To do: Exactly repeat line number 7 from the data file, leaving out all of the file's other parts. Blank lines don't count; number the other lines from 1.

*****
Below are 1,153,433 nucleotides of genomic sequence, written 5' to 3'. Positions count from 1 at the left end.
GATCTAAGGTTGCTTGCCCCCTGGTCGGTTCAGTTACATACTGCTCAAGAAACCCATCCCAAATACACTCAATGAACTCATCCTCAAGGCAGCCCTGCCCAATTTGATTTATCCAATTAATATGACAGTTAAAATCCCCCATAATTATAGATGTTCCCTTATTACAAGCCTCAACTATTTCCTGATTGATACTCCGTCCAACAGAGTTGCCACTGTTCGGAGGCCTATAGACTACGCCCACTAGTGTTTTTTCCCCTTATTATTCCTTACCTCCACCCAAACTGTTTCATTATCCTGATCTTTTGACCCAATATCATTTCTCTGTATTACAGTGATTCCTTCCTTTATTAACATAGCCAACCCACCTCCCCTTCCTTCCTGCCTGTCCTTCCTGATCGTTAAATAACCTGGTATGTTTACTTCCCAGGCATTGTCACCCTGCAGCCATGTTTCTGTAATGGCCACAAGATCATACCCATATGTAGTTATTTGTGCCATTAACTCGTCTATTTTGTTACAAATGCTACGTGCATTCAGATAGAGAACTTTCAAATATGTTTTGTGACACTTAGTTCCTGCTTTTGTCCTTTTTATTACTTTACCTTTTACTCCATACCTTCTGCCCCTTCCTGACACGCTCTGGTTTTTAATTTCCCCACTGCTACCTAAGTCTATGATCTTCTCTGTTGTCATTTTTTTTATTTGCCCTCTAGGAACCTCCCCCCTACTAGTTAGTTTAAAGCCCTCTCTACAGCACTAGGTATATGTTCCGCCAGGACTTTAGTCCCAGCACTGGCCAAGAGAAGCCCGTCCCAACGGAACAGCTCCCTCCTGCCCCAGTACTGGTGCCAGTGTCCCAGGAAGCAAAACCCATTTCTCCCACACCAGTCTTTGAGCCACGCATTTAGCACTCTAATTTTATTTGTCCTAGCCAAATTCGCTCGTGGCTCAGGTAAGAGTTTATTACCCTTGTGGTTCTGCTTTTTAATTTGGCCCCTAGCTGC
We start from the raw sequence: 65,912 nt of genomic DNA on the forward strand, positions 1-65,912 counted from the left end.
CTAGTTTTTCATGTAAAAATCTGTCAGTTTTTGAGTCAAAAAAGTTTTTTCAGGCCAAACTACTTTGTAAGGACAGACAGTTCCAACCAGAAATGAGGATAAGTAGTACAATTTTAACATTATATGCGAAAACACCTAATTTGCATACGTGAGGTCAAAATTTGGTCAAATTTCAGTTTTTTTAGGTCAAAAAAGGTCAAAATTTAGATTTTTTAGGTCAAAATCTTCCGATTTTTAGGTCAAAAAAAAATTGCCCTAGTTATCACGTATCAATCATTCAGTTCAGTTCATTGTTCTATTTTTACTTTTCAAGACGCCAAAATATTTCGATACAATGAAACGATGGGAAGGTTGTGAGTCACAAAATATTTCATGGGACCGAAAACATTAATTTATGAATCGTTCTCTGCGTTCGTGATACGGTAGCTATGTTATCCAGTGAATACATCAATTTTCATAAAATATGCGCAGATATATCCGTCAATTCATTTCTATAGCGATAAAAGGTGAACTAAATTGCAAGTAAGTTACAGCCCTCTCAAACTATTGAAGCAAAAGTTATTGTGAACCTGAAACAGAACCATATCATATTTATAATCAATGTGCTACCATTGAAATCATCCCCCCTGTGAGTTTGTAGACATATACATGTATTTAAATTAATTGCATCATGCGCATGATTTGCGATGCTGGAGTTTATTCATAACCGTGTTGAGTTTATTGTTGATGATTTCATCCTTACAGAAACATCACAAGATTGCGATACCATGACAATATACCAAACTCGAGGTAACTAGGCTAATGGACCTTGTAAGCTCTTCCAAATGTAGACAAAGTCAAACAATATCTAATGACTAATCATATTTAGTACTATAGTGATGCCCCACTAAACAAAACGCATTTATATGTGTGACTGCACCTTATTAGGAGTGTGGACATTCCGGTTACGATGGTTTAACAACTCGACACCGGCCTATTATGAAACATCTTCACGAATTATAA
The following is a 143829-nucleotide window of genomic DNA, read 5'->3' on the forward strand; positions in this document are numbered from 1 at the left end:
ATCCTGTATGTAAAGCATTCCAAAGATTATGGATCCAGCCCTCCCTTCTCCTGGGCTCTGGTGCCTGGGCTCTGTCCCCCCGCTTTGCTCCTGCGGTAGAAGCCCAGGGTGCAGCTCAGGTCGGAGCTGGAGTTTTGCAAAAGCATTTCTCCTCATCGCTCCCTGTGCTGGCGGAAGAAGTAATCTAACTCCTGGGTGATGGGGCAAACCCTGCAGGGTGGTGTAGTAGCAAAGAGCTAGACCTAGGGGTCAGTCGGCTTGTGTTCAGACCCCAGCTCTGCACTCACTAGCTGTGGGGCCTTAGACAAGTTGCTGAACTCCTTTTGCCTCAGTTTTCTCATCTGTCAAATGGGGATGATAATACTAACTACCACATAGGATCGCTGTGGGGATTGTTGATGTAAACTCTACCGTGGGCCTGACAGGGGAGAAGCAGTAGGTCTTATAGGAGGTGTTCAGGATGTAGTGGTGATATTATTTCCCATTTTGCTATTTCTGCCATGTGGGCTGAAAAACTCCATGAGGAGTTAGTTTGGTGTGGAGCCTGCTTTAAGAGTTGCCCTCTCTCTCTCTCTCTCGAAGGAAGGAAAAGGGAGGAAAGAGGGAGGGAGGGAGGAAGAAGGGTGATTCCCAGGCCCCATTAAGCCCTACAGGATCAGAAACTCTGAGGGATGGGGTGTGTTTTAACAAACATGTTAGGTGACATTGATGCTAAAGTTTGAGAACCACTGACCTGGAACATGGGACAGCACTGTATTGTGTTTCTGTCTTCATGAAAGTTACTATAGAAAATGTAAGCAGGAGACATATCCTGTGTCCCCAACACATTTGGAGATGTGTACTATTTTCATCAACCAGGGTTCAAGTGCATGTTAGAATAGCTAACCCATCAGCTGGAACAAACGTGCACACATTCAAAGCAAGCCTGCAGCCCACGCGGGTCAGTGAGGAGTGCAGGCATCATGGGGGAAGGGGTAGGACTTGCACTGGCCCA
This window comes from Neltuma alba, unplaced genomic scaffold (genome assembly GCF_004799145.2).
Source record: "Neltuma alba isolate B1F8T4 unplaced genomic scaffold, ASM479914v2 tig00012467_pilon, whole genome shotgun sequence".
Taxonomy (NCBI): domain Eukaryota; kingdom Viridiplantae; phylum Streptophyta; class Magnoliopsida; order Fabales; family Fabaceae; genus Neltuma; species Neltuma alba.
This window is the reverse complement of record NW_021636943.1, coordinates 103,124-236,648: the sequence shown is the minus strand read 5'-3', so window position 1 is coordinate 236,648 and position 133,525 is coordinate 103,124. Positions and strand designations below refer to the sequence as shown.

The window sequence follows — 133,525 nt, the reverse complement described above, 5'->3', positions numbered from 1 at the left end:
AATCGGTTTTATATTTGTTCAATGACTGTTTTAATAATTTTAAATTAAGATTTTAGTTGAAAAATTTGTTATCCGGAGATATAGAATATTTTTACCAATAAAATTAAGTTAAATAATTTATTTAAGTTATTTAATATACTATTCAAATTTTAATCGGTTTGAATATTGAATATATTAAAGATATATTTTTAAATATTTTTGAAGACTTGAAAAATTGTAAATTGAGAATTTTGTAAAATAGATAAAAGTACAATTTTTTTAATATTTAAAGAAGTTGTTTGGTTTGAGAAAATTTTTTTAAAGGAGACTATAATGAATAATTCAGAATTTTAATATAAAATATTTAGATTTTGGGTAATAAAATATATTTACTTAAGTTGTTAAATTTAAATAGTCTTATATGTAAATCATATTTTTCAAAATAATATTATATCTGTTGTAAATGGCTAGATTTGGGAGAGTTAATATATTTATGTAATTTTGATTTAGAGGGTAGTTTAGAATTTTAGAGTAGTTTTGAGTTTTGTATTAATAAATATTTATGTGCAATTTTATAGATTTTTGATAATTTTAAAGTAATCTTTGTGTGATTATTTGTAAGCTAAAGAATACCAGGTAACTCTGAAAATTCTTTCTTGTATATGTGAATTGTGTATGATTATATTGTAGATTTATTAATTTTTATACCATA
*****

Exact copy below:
This window comes from Neltuma alba, unplaced genomic scaffold (genome assembly GCF_004799145.2).